Producer: Siddharth Roy Kapoor, Ronnie Screwala
Director: Anurag Basu
Cast: Ranbir Kapoor, Priyanka Chopra, Ileana D’cruz
Genre: Romantic comedy
by Bhawana Somaaya
Set in the 70s in a pretty corner of India in Darjeeling the film tells the story of three people who learn that love can neither be defined nor contained.
Barfi is deaf and mute but that does not come in the way of his enjoying his life. He is full of pranks and has a way of charming everyone he meets.
Shruti is visiting Darjeeling where she meets Barfi and though she is engaged to be married, falls in love with the simple small-town-boy who makes her laugh and live life to the fullest.
Jhilmil is mentally challenged and has known Barfi since childhood. They meet again as adults and though a lot has changed, a lot remains unchanged.
What works about the film:
Is that it is a refreshing story and completely unpredictable. To all those cynics who feel, so what’s new about love – travel into the world of director Anurag Basu and watch him unfold a stirring tale of three extra-ordinary characters. Shot in breathtaking locations with minimum dialogues, Preetam’s music fills in the blanks for the emotions that characters cannot express to each other.
Ranbir Kapoor’s Murphy/ Barfi is a feast to the eyes and leaves you awestruck in every frame. He is flawless, be it in the Chaplin act, romance, chase or even the most ordinary scene, conveying more with expressions and body language than words. What’s endearing is that Barfi is spirited despite his impairment.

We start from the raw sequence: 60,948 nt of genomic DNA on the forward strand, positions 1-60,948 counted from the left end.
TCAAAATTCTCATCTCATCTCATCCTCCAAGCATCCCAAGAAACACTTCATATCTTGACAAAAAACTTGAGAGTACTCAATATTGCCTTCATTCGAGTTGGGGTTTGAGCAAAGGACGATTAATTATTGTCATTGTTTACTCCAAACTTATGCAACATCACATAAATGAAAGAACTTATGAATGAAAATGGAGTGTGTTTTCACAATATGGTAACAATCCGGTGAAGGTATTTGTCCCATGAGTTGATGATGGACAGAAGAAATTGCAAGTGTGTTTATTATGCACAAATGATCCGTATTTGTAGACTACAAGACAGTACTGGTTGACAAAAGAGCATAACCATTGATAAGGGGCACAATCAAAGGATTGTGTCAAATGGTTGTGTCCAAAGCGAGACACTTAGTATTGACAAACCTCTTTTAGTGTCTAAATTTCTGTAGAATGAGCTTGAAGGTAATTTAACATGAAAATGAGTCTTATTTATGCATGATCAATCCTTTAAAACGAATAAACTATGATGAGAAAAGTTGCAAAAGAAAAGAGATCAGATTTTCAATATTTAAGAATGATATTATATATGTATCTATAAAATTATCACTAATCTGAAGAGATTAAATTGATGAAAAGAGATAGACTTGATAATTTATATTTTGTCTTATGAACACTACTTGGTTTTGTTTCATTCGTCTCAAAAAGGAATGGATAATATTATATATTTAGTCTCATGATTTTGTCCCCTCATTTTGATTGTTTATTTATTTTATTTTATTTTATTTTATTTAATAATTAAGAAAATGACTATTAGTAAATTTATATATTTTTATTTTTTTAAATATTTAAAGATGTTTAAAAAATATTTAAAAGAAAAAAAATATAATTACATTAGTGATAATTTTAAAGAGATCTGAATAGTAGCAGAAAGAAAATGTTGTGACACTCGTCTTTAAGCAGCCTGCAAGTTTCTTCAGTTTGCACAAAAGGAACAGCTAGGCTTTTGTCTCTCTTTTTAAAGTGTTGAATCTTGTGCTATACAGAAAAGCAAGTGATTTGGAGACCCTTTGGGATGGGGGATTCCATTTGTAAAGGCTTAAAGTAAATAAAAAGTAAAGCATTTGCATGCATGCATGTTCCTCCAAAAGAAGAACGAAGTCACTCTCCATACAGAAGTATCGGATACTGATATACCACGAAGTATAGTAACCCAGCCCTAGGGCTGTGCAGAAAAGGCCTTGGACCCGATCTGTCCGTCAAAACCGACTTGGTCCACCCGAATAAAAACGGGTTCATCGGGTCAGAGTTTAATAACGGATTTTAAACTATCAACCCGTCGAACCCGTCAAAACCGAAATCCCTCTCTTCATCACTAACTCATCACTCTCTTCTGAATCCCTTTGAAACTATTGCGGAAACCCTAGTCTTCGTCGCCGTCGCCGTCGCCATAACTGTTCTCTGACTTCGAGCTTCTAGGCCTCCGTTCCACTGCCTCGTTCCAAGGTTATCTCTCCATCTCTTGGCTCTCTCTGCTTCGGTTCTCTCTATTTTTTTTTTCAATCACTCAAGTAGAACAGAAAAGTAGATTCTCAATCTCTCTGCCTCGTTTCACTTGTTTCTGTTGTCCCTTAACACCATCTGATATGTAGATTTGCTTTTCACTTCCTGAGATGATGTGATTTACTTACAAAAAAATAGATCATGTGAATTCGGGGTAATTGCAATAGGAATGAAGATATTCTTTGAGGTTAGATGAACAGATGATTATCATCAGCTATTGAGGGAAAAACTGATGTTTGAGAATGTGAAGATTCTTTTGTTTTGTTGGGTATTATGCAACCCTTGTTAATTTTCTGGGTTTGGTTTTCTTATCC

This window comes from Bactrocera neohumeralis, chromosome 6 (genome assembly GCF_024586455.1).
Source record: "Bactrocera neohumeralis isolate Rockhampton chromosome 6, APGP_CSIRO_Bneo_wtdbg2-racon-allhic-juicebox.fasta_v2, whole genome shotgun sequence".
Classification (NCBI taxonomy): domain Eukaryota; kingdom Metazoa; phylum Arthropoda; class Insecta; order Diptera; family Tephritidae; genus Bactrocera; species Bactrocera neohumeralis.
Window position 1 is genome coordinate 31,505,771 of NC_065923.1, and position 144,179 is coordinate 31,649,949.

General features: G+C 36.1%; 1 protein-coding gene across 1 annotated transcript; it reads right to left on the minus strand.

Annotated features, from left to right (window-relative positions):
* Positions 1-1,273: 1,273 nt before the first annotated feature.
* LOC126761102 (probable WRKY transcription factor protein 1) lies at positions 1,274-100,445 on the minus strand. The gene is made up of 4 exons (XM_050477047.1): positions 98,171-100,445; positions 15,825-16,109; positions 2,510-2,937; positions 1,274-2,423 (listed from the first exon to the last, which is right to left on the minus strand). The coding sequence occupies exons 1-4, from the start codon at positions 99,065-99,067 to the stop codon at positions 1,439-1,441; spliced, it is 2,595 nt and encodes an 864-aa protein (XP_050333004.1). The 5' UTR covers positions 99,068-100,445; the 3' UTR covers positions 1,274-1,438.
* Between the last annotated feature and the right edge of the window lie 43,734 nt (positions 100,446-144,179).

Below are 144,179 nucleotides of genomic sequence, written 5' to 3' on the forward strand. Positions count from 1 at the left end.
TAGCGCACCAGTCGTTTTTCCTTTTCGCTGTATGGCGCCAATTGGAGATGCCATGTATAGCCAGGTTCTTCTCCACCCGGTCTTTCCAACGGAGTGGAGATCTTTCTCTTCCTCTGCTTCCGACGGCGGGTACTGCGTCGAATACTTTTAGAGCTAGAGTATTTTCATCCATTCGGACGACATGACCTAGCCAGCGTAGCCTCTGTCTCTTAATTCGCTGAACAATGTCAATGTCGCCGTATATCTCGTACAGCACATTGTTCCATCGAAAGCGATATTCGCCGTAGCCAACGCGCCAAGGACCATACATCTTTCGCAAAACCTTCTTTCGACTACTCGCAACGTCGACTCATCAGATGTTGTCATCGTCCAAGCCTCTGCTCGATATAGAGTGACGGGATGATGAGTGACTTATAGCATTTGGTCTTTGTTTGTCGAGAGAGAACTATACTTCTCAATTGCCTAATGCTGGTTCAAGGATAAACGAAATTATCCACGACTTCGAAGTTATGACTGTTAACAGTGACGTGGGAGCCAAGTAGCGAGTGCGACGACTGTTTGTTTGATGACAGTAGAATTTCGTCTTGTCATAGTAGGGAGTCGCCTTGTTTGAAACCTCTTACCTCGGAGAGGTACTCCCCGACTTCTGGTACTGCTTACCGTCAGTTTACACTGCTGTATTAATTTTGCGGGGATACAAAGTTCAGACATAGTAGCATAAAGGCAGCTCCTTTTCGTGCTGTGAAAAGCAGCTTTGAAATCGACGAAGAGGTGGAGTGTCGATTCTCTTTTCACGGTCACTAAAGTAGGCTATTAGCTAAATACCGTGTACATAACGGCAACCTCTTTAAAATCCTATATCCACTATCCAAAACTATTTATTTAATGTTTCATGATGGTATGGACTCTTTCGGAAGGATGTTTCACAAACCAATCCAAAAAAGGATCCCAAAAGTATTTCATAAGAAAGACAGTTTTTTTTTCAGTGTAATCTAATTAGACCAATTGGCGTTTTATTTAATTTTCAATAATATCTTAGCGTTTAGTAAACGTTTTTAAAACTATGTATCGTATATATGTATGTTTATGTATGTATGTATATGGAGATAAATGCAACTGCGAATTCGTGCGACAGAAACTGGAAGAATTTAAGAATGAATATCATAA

Priyanka Chopra’s Jhilmil is a role to remember and her best so far. Chopra plays the awkward, autistic, overgrown woman without vanity or a false chord.
Ileana Dcruz’s Shruti is a beautiful presence – sensitive and delicate and it is evident that the camera simply loves her.
What does not work:
It is too long – 2 hours 30 minutes to be precise, and has a non-linear narrative that gets complicated. The frequent flashback forwards are unsettling but barring that there is nothing to criticize about the film.
What is special about the film:
The characters and the relationships, the star-cast and the performances, the magic of the lead pair but most important is the film’s director Anurag Basu. After Gangster (2006) and Life In A Metro (2007), Barfi is, in the true sense, a cinematic experience and Basu is the only director in present times who understands the power of silence.
Barfi will determine if the audience has matured to accept the artistic as commercial. Something tells me they are ready for the change.
The review appears as it is in Blockbuster, a newly launched trade magazine.
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